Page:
By Marie Haaland // SWNS

W/ VIDEO + INFOGRAPHIC

Two-thirds of LGBTQ+ Americans believe representation in media is “greatly lacking,” according to new research.

The survey of 2,000 LGBTQ+ Americans found that despite 62% believing we’ve made progress with representation, there’s still a long way to go.

Even when there is representation, only a third of respondents (31%) said it was a “positive” portrayal when they first saw someone like them in the media.

For many, the negative aspects are enough to turn them away — 39% have stopped engaging with specific media because it plays into harmful stereotypes about the LGBTQ+ community.

Others have stopped watching a certain show or reading a book due to a lack of representation (23%), or because it used a trope like “bury your gays” (23%), in which LGBTQ+ characters are more likely to be killed.

Commissioned by Orbitz and conducted by OnePoll ahead of Pride month in June, the survey also explored the positives of representation and the importance of it.

Forty-seven percent of respondents said seeing themselves in media — on shows like “Steven Universe” (Cartoon Network) or “The Fosters” (ABC Family) — helped them to realize their own identity.

This also helped 63% become more comfortable in their identity.

Fifty-seven percent of respondents said seeing LGBTQ+ characters in media has not only benefited them, but it’s helped their loved ones better understand their experience.

Overall, 61% believe LGBTQ+ representation is important, while 54% said the same for intersectional representation.

“Now more than ever, diversity and authentic representation should be table stakes in our industry,” said Orbitz Brand Director Carey Malloy. “Orbitz was among the first travel brands to feature LGBTQIA travelers in its advertising in the early 2000s. Twenty years later, it’s clear that creators and brands must do more to facilitate a dialogue on representation that leads to meaningful change, not just simply calls to actions.” 

The panel of LGBTQ+ respondents revealed, for many, there are times they feel the need to downplay their identity. The top situation was found to be a job interview, followed by meeting someone new and when traveling.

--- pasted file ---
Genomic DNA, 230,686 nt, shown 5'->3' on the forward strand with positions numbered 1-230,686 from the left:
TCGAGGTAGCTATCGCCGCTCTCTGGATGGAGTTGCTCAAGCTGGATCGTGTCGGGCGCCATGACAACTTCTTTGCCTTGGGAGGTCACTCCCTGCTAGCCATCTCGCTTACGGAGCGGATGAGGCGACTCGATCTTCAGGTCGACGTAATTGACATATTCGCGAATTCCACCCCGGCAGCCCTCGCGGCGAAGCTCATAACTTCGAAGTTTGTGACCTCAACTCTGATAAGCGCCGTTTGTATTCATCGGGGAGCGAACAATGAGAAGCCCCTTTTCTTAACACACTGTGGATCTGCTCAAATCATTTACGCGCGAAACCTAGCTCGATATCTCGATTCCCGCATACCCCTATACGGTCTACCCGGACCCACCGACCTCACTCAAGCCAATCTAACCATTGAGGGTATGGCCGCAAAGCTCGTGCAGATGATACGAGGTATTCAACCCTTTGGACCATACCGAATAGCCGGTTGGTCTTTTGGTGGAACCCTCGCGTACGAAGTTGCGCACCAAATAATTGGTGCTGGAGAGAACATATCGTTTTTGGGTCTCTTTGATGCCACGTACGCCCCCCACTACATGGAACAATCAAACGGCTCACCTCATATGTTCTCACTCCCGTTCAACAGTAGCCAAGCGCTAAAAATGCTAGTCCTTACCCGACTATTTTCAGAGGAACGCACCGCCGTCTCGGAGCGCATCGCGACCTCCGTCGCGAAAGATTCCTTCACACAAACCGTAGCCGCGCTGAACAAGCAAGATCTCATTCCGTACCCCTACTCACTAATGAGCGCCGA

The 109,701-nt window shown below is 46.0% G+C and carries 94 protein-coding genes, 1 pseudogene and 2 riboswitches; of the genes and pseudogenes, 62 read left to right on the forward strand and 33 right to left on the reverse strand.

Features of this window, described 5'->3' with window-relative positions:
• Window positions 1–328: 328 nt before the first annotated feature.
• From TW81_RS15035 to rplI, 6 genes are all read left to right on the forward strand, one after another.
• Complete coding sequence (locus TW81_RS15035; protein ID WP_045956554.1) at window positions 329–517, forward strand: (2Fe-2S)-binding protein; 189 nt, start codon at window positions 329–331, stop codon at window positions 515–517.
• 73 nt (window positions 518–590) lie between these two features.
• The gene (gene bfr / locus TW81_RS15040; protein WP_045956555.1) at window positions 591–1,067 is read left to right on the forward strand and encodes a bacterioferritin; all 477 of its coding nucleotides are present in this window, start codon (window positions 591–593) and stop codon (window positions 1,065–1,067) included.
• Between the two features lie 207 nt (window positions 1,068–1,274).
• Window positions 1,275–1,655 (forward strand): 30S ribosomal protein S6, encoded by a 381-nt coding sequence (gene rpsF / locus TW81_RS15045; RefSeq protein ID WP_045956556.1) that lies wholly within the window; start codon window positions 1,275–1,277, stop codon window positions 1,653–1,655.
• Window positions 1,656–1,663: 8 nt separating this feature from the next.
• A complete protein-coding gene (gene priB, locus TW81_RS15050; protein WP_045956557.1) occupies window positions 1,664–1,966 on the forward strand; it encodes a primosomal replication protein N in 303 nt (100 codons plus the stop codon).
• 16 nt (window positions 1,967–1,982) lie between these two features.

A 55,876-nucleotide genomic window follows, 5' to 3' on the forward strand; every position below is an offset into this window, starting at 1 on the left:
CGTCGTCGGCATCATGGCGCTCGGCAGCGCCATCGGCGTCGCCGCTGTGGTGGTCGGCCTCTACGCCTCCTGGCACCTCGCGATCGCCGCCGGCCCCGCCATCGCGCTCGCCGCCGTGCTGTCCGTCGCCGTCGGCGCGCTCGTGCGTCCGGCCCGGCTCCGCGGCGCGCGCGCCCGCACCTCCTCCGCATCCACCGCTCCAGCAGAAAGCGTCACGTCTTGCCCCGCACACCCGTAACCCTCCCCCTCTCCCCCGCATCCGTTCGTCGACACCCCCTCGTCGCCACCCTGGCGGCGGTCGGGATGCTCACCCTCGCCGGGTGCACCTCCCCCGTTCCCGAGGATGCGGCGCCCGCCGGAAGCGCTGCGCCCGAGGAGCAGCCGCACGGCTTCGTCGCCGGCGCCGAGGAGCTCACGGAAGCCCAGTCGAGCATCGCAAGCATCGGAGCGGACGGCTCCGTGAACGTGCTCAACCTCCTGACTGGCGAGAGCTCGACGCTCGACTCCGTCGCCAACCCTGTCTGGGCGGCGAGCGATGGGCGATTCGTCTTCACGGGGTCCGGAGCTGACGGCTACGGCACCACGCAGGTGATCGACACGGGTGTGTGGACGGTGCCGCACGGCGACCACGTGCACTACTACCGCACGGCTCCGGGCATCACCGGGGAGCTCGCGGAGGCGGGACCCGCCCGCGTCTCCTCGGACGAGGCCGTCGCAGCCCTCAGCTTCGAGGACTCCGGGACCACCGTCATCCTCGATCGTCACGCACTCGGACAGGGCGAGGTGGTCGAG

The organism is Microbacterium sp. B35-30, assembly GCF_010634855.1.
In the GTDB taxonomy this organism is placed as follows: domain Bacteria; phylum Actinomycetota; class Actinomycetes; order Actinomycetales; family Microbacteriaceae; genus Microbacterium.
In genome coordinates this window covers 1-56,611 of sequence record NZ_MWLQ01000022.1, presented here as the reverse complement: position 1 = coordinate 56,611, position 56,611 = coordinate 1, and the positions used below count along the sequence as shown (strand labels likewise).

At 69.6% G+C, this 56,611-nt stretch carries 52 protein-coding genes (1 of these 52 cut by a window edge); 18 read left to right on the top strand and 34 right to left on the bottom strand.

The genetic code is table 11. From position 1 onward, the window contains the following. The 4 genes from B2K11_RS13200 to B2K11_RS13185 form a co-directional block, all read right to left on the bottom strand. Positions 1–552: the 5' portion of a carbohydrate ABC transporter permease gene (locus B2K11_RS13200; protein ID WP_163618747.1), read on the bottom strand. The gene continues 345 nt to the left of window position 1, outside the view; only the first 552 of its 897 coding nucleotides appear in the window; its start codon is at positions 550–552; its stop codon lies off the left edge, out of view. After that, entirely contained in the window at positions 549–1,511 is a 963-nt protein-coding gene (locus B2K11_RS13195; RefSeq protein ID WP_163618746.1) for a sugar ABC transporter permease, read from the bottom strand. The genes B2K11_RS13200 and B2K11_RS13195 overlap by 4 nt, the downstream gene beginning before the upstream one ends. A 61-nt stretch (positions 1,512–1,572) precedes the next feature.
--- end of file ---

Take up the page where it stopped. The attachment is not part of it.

The survey delved further into travel and revealed a fifth “always” research a destination to see if it’s LGBTQ+ friendly before planning a trip.

And 58% agreed: LGBTQ+ travelers spend more time researching travel destinations and accommodations than cisgender or heterosexual travelers.

More than that, six in 10 respondents said they’ve canceled a trip or changed their travel plans due to feeling unsafe, as a result of their gender identity or sexual orientation.

But respondents aren’t letting that stop their travel plans. Forty-eight percent are planning to participate in Pride this year, and of those, 66% said their first big, post-COVID trip will be something to help them celebrate.

Pride is typically one of the bigger travel moments of the summer. With in-person events still fluctuating as we navigate this new middle ground coming out of the pandemic, we’re seeing that many people are celebrating Pride locally now, then traveling somewhere new later in the year when hopefully parades will be back,” said Malloy.

 

FOR WHAT REASONS HAVE RESPONDENTS STOPPED ENGAGING WITH MEDIA? 

  • Playing into harmful stereotypes about the LGBTQ+ community 39%
  • A lack of representation 23%
  • Using tropes like “bury your gays” 23%
  • A lack of intersectional representation 22%
  • Villainizing LGBTQ+ characters 20%
  • Creatives behind the media were not in support of the LGBTQ+ community 18%
  • Having cis and/or het actors play LGBTQ+ characters onscreen 18%

 

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